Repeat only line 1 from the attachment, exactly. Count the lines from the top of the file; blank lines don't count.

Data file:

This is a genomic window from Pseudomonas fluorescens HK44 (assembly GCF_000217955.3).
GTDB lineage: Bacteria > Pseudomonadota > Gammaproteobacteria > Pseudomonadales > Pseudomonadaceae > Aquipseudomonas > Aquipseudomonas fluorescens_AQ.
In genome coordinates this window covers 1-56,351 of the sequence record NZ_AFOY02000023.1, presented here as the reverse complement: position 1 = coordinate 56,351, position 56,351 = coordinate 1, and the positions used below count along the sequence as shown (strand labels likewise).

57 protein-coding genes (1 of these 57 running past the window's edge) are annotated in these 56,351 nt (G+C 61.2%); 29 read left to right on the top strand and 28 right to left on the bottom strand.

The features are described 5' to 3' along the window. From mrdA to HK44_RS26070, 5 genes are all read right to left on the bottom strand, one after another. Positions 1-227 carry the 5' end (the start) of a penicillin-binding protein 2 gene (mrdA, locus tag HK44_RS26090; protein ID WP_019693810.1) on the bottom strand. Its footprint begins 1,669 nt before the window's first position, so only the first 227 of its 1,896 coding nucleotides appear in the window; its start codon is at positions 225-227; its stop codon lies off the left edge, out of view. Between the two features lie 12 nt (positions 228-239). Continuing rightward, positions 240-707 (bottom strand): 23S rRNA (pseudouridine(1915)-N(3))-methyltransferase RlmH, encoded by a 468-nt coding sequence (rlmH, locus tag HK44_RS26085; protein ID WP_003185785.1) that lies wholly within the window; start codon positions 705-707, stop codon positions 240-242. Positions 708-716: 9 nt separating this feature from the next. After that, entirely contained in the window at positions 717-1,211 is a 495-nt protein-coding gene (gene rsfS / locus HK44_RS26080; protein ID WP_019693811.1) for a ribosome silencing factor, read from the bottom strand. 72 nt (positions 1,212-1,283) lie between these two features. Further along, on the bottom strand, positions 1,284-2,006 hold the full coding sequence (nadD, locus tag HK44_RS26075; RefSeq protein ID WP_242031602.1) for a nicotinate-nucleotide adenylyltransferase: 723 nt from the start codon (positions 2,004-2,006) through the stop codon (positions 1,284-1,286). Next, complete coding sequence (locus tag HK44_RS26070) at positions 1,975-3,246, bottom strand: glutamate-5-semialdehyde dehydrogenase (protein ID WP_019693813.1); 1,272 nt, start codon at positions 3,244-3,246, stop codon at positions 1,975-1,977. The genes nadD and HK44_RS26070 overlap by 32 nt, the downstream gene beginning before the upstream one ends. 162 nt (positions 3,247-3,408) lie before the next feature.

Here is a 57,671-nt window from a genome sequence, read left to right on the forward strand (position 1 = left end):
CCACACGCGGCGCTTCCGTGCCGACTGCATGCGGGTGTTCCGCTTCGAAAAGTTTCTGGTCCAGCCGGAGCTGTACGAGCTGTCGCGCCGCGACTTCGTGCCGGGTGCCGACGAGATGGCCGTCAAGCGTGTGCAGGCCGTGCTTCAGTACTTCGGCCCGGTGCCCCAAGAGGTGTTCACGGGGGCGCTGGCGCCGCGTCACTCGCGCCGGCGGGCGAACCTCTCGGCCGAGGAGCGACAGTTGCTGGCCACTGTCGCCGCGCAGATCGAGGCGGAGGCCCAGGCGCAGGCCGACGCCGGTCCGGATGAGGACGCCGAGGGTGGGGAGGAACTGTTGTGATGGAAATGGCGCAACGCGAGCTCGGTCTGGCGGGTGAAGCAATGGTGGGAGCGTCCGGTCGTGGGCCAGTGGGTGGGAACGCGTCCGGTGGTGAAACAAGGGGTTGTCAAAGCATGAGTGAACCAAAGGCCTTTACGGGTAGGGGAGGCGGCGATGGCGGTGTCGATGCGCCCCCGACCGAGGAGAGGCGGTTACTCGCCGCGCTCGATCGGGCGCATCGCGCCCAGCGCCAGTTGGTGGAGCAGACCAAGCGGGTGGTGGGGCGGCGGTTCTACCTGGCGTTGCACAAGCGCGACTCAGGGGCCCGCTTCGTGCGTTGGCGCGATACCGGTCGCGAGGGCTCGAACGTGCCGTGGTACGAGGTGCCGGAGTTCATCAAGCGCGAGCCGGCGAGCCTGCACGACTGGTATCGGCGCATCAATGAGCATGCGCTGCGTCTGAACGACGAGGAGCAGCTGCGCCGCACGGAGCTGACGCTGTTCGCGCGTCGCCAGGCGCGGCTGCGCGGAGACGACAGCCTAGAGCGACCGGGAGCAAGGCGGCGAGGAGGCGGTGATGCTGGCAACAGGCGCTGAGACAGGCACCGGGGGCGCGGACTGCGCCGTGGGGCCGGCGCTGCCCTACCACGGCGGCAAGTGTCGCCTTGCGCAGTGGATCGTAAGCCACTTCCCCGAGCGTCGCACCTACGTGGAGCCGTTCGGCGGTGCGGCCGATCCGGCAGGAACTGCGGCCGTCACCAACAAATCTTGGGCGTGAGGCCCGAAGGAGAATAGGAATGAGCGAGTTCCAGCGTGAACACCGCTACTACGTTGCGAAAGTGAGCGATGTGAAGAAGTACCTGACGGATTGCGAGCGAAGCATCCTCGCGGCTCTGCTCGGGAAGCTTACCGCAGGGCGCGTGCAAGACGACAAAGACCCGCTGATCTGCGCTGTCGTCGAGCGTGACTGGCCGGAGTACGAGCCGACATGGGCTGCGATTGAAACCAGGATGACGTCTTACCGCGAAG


This is a genomic window from Pseudomonas fluorescens HK44 (assembly GCF_000217955.3).